comscore Volkswagen to pay $157 million for violating emissions standards in the US
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Volkswagen to pay $157 million for violating emissions standards in the US

Volkswagen diesel cars were emitting over 40 times the permissible levels of nitrogen oxide during normal driving.

  • Published: March 31, 2017 9:00 PM IST
Volkswagen Tiguan begins production


German automaker Volkswagen AG said today it reached a settlement with 10 US states on environmental and consumer claims stemming from its emissions cheating scandal. The company has agreed to pay USD 157.5 million to the states, including New York, Massachusetts and Pennsylvania, resolving suits by the states against VW for violating emissions standards. Also Read - Volkswagen Taigun SUV special edition launched to celebrate car's first year in India

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“The agreement avoids further prolonged and costly litigation as Volkswagen continues to work to earn back the trust of its customers, regulators and the public,” VW said in a statement.

Volkswagen so far has agreed to pay out more than USD 20 billion in the US, including criminal penalties, to federal and state authorities, as well as consumers and car dealers, to resolve its “dieselgate” emissions cheating scandal which has rocked the company since 2015. Regulators discovered Volkswagen diesel cars sold as clean were in fact emitting as much as 40 times the permissible levels of nitrogen oxide during normal driving but were configured to hide this during emissions testing.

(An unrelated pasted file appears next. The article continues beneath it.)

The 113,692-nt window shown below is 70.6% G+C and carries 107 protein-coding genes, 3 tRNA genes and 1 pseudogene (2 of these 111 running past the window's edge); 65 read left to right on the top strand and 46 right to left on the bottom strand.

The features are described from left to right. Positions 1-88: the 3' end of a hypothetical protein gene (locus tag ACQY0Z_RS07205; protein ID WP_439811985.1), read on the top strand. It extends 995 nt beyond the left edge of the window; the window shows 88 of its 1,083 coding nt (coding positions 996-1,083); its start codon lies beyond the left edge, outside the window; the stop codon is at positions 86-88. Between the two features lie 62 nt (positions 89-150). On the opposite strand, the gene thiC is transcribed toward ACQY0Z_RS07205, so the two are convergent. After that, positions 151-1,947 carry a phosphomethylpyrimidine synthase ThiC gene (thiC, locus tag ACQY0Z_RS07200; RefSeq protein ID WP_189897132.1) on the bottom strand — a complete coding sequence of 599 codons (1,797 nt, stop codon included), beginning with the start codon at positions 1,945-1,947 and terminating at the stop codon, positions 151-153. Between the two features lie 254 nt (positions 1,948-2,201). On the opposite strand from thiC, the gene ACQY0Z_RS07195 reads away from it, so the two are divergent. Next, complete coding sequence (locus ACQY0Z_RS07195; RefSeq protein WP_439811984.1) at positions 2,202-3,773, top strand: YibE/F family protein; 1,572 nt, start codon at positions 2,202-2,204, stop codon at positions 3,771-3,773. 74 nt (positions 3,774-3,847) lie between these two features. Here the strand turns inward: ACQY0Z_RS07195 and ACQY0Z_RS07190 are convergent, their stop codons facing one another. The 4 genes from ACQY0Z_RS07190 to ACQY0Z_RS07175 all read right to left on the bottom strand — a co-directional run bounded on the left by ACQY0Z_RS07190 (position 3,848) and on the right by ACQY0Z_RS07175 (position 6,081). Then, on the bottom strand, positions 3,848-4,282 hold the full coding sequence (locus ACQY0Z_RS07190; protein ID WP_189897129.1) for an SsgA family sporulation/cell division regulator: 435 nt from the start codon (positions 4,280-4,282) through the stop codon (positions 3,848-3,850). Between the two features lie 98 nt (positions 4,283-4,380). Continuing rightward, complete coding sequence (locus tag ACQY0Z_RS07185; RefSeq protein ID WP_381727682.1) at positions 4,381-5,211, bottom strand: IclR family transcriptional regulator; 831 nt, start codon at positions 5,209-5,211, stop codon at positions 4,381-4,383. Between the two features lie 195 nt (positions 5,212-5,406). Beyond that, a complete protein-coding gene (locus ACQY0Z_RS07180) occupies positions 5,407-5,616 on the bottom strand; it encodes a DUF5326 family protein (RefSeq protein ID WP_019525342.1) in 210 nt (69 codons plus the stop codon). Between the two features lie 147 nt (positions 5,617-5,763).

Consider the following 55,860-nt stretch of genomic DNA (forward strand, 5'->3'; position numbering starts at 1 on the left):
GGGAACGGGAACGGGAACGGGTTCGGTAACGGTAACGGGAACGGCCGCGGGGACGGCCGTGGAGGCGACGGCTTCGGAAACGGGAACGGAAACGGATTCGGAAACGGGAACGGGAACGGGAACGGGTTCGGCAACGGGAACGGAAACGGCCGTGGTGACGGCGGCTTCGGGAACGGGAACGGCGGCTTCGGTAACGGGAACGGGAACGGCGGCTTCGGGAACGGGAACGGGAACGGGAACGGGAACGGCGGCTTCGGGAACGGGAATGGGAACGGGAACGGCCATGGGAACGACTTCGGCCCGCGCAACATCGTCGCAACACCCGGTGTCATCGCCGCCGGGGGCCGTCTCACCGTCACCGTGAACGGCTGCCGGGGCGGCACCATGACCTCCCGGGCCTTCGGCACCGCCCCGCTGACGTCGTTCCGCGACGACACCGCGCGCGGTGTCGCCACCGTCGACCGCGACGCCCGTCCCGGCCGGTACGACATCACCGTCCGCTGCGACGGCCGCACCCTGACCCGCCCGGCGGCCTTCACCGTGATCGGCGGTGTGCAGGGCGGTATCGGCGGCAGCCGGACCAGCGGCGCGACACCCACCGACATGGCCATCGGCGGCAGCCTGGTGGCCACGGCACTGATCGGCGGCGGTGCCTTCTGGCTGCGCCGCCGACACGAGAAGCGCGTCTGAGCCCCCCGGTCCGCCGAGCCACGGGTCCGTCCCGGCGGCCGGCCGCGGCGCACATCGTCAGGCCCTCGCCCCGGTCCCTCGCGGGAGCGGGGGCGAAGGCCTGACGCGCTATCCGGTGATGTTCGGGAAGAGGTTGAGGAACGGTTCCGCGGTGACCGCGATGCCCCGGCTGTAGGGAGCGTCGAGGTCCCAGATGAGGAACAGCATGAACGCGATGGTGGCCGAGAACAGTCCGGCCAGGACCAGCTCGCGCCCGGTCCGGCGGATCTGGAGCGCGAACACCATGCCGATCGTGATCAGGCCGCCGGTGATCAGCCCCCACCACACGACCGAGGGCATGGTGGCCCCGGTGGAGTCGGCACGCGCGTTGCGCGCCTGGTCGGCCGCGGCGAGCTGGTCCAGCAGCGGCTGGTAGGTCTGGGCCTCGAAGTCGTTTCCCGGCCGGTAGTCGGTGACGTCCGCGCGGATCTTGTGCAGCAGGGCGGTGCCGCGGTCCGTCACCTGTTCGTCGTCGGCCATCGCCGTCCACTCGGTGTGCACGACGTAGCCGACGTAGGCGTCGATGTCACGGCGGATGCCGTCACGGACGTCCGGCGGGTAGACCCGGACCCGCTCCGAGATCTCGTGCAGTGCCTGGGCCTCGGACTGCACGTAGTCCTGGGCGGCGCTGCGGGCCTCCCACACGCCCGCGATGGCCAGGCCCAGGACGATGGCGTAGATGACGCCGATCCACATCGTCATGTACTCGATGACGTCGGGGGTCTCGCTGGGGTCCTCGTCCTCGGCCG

As many as 11 million vehicles sold worldwide were configured to cheat emissions testing. The company in June 2016 reached a USD 603 million agreement with 44 US states, the District of Columbia and Puerto Rico to resolve consumer protection claims. This did not address claims concerning 3.0 liter vehicles which were included in the latest settlement. VW has seen strong performance despite the crisis, recording USD 5.4 billion in profits last year after a nearly USD 2 billion loss in 2015. ALSO READ: Volkswagen begins production of upcoming SUV Tiguan at Aurangabad plant

The 10 states in the settlement had adopted the same emissions standards set by California, which are more stringent than federal law requires. The Trump administration vowed to roll back requirements for to increase fuel efficiency set by the previous Democratic administration but for now California, the country’s biggest auto market, retains the right to set tougher standards.

  • Published Date: March 31, 2017 9:00 PM IST
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